Sentenced to Life Without Our Precious Daughter

The following was written by Marsy's Law for Iowa supporter, Linda Chapman from Dubuque. Linda has been vital to our efforts in Iowa and her story illustrates why we need a constitutional amendment to protect victims and their families. 

 

My daughter Nikki will forever be 25 years old.

 

Nikki was a college graduate with a degree in criminal justice. She worked as a full-time family empowerment counselor and part-time as a 911 dispatcher for Dubuque. She had aspirations of becoming a police officer. Nikki was a bright light—a dependable friend and always looking for ways to help people.

A drunk driver ended Nikki’s dreams, and ours, on June 5, 2004. This offender, who had been arrested multiple times for drunk driving, including one week before he killed Nikki and her friend, again decided to drive drunk. At almost three times the legal limit, he lost control of his truck and crossed four lanes of traffic. When he hit the median, his three-quarter-ton pickup became airborne and landed directly on top of Nikki’s SUV, crushing her and her friend to death.

 

In the early hours of the morning following, my family became victim survivors. Losing a child has to be the absolute worst hardship a parent can bear. Our family was thrown into an arena in which we had no idea on how to proceed.

 

We were one of the “lucky ones”— we had friends and relatives in law enforcement and they tried their best to help us navigate the system. We also had a victim advocate who was helpful, though we were constantly being proactive in asking for updates on our case.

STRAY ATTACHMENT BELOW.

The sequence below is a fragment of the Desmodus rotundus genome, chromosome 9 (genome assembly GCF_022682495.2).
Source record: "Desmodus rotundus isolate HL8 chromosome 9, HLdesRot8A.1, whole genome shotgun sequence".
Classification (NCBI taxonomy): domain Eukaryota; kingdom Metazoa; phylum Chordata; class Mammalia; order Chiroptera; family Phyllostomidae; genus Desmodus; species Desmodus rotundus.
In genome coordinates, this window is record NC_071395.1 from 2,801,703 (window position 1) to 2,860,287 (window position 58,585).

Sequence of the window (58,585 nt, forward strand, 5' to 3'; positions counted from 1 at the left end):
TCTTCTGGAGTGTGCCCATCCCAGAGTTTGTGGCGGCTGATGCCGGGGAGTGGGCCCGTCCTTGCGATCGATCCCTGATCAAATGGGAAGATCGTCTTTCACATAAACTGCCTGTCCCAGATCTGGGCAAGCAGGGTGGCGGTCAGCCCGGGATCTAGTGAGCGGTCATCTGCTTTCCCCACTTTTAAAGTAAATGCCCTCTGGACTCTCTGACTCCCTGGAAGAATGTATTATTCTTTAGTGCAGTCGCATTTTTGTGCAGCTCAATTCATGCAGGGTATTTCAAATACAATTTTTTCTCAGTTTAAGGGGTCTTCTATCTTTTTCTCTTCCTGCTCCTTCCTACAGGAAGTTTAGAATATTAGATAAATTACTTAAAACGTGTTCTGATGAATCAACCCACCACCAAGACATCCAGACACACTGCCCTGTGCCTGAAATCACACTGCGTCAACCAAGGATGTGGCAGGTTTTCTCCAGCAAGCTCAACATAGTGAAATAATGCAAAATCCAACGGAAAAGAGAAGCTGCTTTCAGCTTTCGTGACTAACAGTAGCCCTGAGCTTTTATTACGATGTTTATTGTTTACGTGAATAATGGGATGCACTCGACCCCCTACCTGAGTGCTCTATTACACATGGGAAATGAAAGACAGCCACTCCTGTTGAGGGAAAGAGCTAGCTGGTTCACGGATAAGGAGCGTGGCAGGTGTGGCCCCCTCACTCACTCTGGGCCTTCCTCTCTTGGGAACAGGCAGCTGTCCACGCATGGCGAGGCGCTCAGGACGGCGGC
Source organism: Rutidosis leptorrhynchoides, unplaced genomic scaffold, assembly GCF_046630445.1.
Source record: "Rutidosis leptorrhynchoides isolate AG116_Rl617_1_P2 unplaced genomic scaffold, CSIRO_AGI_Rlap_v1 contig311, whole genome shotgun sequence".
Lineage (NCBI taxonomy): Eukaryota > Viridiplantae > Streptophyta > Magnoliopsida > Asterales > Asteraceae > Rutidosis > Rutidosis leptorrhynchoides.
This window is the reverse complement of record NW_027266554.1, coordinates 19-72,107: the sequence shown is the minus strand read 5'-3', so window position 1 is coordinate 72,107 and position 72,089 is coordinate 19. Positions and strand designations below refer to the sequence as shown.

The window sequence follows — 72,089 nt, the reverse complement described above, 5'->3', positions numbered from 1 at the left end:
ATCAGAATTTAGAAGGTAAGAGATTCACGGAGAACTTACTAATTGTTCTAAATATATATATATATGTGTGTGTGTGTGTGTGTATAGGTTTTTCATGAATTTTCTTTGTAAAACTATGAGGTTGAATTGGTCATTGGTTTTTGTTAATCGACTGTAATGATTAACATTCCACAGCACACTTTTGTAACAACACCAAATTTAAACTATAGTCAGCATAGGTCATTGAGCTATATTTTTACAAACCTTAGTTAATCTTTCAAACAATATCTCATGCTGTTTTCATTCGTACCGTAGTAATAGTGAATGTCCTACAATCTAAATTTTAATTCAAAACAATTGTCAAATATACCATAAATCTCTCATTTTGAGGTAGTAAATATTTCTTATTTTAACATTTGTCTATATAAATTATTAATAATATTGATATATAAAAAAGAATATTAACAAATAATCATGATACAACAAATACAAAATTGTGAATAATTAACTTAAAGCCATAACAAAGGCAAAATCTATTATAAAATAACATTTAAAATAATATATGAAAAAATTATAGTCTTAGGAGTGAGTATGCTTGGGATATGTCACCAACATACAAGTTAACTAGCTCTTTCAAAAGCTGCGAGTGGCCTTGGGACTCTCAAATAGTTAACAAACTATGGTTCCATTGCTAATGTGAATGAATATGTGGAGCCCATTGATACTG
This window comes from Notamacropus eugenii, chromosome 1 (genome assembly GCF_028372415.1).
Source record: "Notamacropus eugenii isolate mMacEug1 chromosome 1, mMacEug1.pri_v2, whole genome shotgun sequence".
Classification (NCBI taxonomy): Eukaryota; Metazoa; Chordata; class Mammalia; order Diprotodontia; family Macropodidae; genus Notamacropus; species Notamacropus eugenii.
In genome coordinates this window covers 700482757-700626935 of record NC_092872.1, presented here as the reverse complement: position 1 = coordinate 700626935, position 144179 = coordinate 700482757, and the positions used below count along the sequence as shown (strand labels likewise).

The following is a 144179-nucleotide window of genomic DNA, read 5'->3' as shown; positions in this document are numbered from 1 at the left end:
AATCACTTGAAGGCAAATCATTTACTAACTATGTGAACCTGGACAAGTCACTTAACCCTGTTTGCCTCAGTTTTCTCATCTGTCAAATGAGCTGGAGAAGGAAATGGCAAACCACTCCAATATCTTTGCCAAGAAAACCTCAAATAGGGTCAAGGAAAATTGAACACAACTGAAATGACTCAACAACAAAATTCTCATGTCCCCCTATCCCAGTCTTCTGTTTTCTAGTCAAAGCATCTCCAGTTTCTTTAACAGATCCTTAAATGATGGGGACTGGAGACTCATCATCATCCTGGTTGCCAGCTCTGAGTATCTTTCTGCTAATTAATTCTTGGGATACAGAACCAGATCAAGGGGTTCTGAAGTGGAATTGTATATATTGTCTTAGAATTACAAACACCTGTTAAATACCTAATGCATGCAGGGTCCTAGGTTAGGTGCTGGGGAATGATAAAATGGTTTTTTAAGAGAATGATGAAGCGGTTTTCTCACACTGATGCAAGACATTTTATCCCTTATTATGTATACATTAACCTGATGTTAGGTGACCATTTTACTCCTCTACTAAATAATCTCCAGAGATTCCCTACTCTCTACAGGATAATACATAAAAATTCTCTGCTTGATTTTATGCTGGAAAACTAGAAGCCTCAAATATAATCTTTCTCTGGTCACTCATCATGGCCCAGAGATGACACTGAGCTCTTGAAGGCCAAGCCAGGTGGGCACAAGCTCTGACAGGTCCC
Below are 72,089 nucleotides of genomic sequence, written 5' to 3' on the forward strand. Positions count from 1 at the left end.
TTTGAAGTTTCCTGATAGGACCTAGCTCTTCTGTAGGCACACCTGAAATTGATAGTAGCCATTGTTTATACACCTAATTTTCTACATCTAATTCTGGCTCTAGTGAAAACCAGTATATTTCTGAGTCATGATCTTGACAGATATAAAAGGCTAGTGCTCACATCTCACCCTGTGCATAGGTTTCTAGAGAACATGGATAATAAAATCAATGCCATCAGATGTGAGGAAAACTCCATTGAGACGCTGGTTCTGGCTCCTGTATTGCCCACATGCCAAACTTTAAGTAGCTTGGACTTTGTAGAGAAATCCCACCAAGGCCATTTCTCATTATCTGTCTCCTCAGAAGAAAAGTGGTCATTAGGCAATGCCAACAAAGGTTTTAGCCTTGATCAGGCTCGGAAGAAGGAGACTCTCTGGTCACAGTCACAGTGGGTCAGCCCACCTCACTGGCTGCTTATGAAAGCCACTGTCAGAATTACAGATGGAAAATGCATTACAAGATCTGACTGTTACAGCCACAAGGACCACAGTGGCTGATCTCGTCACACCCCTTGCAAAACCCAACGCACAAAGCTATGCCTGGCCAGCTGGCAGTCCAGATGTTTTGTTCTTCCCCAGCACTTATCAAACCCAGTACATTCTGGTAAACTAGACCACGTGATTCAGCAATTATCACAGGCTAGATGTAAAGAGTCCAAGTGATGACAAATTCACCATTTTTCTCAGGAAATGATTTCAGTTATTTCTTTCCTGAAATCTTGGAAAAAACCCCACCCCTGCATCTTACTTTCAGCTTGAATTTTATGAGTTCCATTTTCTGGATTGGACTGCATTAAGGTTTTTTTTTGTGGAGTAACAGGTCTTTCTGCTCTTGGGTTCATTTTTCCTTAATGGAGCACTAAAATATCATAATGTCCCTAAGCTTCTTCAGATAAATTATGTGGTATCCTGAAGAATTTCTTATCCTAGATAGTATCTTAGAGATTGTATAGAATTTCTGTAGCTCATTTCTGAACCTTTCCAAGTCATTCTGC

At times though, the wheels of justice seemed to operate in reverse and caused us to feel the offender had all the rights and we as victims could only remain silent, as our child was sentenced to death and we were sentenced to life without our precious daughter.

 

As a result of the support and help we received from Mothers Against Drunk Driving (MADD), I became a MADD victim advocate. I have discovered since, lack of victims’ rights seems to be a universal feeling for victims and survivors. I hear their concern many times when victims are searching for answers as to why court hearings are changed at the last minute without their knowledge. In our case, offender restitution fees were expunged without our family’s knowledge.

 

Certainly, the accused must have protected rights, but it doesn't seem fair that victims do not have equal protections. This is why I’m supporting Marsy’s Law for Iowa, an effort to provide Iowa crime victims with basic and enforceable rights in our state’s constitution. A proposal before the legislature would ensure victims have the right to be heard, the right to notice of all hearings, the right to protection from the accused, the right to notice of release of the convicted and the right to restitution.

 

This is something that affects every Iowan at any time. My family did not ask to be victims of a crime. For too long, Iowa crime victims have had the scales of justice tipped against us and today I urge the Legislature to support Marsy’s Law for Iowa.


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